Microsoft pulls Windows 10 October 2018 Update after reports of mass file deletion Dan Masaoka/IDG

Microsoft pulls Windows 10 October 2018 Update after reports of mass file deletion

Microsoft is slamming the brakes on the Windows 10 October 2018 Update’s rollout. The upgrade became available during the company’s Surface event on Tuesday, but in the days that followed, numerous users across the web reported that the transition deleted massive chunks of data. User profiles and entire folders full of files went missing in some cases and rolling back the upgrade didn’t restore them. Now Microsoft is temporarily halting the October 2018 Update’s distribution due to the issue.

“We have paused the rollout of the Windows 10 October 2018 Update (version 1809) for all users as we investigate isolated reports of users missing some files after updating,” Microsoft’s support page for build 1809 says.

Fortunately, the issue was caught before mass rollout. While enthusiasts could manually install the October 2018 Update since October 2, it was scheduled to be pushed out to the masses via Windows Update on October 9 as part of Patch Tuesday. “If you have manually downloaded the Windows 10 October 2018 Update installation media, please don’t install it and wait until new media is available,” the support site suggests. We recommend heeding the advice.

The halted rollout is no consolation to early adoptees affected by the data deletion bug, however. Microsoft says to call 1+800+MICROSOFT or your local customer service number if the October 2018 Update wiped out any of your files.

windows 10 october 2018 update laptop and phone 2 Microsoft

Microsoft’s Windows 10 October 2018 Update includes closer ties to mobile apps.

“There are tons of reports in Feedback Hub about data loss on upgrade, not painting a particularly nice picture,” Thurrott.com contributor Rafael Rivera noted on Twitter, posting screenshots from “as early as 3 months ago.” Windows Insiders testing preview builds of upcoming versions of Windows 10 use the Feedback Hub to log bugs and other issues they encounter. Rivera notes that while he found lot of reports about the issue, they didn’t receive many upvotes, and thus “got buried in the noise”—until now.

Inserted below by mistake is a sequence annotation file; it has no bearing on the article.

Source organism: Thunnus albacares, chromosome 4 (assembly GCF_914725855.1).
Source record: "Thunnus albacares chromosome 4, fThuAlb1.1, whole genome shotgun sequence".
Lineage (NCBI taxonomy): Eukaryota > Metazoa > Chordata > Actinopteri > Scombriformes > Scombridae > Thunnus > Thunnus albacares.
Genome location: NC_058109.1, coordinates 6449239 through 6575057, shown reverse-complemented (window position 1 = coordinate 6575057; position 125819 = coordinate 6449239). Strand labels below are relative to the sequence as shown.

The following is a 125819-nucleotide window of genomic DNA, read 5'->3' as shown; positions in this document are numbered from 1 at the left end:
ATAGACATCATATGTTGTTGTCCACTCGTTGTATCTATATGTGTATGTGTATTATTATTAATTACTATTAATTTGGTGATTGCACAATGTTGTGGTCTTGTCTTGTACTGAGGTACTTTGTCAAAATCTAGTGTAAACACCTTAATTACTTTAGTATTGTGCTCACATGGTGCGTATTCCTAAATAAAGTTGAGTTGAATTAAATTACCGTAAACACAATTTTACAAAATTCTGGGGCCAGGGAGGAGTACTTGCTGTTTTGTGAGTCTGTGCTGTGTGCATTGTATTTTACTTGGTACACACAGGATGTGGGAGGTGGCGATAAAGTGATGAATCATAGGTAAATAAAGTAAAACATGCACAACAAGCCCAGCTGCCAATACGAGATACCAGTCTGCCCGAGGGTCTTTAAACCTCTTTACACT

This issue drives home the importance of backing up your data every time you upgrade to a new version of Windows 10. Upgrading isn’t as much of a hassle as it was pre-Windows 10, and new milestone releases roll out twice a year now, but tinkering with the very core of your operating system always carries some inherent risk. When Microsoft rereleases the Windows 10 October 2018 Update, this particular data deletion bug will be fixed, but you’ll still want to back up your data before making the jump, just in case.

Check out PCWorld’s guides to the best backup software and best online backup services if you don’t already have a system in place. We’ve also evaluated the best free backup software and services, though no-cost options tend to be more limited in features.

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